Back in 2011, I conceived what I called the on-demand infrastructure fabric (see my blog post No World of Two Clouds, or, for Gartner clients, the research note, Market Trends: Public and Private Cloud Infrastructure Converge into On-Demand Infrastructure Fabrics) — essentially, a global-class infrastructure fabric with self-service selectable levels of availability, performance, and isolation. Verizon is the first company to have really built what I envisioned (though their project predates my note, and my vision was developed independently of any knowledge of what they were doing).

The Verizon Cloud architecture is actually very interesting, and, as far as I know, unique amongst cloud IaaS providers. It is almost purely a software-defined data center. Components are designed at a very low level — a custom hypervisor, SDN augmented with the use of NPUs, virtualized distributed storage. Verizon has generally tried to avoid using components for which they do not have source code. There are very few hardware components — there’s x86 servers, Arista switches, and commodity Flash storage (the platform is all-SSD). The network is flat, and high bandwidth is an expectation (Verizon is a carrier, after all). Oh, and there’s object-based storage, too (which I won’t discuss here).

The Verizon Cloud has a geographically distributed control plane designed for continuous availability, and it, along with the components, are supposed to be updatable without downtime (i.e., maintenance should not impact anything). It’s intended to provide fine-grained performance controls for the compute, network, and storage resource elements. It is also built to allow the user to select fault domains, allowing strong control of resource placement (such as “these two VMs cannot sit on the same compute hardware”); within a fault domain, workloads can be rebalanced in case of hardware failure, thus offering the kind of high availability that’s often touted in VMware-based clouds (including Terremark’s previous offerings). It is also intended to allow dynamic isolation of compute, storage, and networking components, allowing the creation of private clouds within a shared pool of hardware capacity.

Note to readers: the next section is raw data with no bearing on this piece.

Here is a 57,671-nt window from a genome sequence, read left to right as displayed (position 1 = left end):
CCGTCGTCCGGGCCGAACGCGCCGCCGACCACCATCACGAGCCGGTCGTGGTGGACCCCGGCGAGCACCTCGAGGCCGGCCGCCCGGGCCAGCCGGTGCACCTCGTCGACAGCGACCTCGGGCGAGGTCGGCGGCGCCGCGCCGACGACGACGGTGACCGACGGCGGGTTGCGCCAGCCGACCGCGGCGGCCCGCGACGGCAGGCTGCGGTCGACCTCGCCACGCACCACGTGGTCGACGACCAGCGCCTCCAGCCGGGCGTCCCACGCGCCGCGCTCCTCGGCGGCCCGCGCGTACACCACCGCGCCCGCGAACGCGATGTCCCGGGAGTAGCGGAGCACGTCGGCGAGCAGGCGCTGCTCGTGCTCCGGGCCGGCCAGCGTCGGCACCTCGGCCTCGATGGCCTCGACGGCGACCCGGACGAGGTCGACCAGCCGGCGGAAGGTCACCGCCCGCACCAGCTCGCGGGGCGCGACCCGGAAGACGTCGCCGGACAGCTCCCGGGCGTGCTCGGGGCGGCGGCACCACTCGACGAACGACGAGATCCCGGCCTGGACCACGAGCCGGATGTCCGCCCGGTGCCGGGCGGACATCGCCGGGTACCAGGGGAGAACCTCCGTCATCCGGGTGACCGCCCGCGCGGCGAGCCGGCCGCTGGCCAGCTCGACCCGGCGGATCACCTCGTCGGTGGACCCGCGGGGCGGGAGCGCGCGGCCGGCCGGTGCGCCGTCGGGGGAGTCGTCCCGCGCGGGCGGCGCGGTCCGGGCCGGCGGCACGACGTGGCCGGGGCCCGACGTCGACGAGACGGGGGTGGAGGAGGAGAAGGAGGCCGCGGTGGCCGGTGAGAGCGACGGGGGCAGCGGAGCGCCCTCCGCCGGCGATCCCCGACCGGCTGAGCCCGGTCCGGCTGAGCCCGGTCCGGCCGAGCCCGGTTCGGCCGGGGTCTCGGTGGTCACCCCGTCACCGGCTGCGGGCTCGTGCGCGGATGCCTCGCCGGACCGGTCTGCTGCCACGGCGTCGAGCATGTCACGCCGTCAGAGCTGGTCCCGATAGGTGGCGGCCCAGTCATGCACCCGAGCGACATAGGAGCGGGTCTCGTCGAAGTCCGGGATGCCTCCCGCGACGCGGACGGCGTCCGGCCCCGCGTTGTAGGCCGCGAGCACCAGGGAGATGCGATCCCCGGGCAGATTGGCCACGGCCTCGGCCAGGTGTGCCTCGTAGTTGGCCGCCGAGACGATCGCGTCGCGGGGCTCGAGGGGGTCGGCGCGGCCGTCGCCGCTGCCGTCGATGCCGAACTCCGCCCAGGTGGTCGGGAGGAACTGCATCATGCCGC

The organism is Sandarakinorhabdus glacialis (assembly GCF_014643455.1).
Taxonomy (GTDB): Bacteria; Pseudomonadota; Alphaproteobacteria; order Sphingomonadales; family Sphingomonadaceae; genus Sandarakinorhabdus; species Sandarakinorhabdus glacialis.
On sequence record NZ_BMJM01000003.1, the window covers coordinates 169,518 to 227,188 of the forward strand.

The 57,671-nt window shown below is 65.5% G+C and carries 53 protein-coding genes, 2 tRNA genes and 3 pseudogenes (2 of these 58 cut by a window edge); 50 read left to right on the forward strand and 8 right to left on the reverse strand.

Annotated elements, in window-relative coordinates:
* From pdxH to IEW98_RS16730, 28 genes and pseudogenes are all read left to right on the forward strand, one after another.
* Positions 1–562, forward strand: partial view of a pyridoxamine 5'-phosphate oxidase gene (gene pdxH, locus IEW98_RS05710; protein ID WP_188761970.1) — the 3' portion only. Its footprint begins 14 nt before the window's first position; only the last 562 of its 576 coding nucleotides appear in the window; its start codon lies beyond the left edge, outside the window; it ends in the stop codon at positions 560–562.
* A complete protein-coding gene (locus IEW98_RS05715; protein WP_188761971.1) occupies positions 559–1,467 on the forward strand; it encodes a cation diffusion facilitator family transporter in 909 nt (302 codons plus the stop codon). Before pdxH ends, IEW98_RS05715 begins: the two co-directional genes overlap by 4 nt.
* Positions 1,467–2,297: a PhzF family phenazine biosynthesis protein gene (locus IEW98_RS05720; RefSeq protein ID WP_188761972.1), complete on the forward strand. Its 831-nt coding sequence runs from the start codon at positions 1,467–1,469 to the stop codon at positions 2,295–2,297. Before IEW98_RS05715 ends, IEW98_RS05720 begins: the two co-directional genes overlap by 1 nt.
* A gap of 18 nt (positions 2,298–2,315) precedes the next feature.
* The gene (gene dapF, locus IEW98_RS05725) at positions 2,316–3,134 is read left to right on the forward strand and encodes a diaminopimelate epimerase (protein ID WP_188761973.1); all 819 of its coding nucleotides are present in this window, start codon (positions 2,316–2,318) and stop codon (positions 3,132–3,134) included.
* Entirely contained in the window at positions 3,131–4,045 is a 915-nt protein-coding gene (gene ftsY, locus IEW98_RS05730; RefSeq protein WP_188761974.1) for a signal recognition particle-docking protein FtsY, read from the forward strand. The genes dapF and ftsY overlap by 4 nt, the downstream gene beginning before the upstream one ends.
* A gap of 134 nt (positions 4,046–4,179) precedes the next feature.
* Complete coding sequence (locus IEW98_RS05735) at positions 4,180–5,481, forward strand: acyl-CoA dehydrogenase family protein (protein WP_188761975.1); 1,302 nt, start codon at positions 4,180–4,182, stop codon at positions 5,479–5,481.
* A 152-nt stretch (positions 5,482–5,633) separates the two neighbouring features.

The Verizon Cloud is intended to be as neutral as possible — the theory is that all VM hypervisors can run natively on Verizon’s hypervisor, many APIs can be supported (including its own API, the existing Terremark API, and the AWS, CloudStack, and OpenStack APIs), and there’ll be support for the various VM image formats. Initially, the supported hypervisor is a modified Xen. In other words, Verizon wants to take your workloads, wherever you’re running them now, and in whatever form you can export them.

It’s an enormously ambitious undertaking. It is, assuming it all works as promised, a technical triumph — it’s the kind of engineering you expect out of an organization like AWS or Google, or a software company like Microsoft or VMware, not a staid, slow-moving carrier (the mere fact that Verizon managed to launch this is a minor miracle unto itself). It is actually, in a way, what OpenStack might have aspired to be; the delta between this and the OpenStack architecture is, to me, full of sad might-have-beens of what OpenStack had the potential to be, but is not and is unlikely to become. (Then again, service providers have the advantage of engineering to a precisely-controlled environment. OpenStack, and for that matter, VMware, need to run on whatever junk the customer decides to use, instantly making the problem more complex.)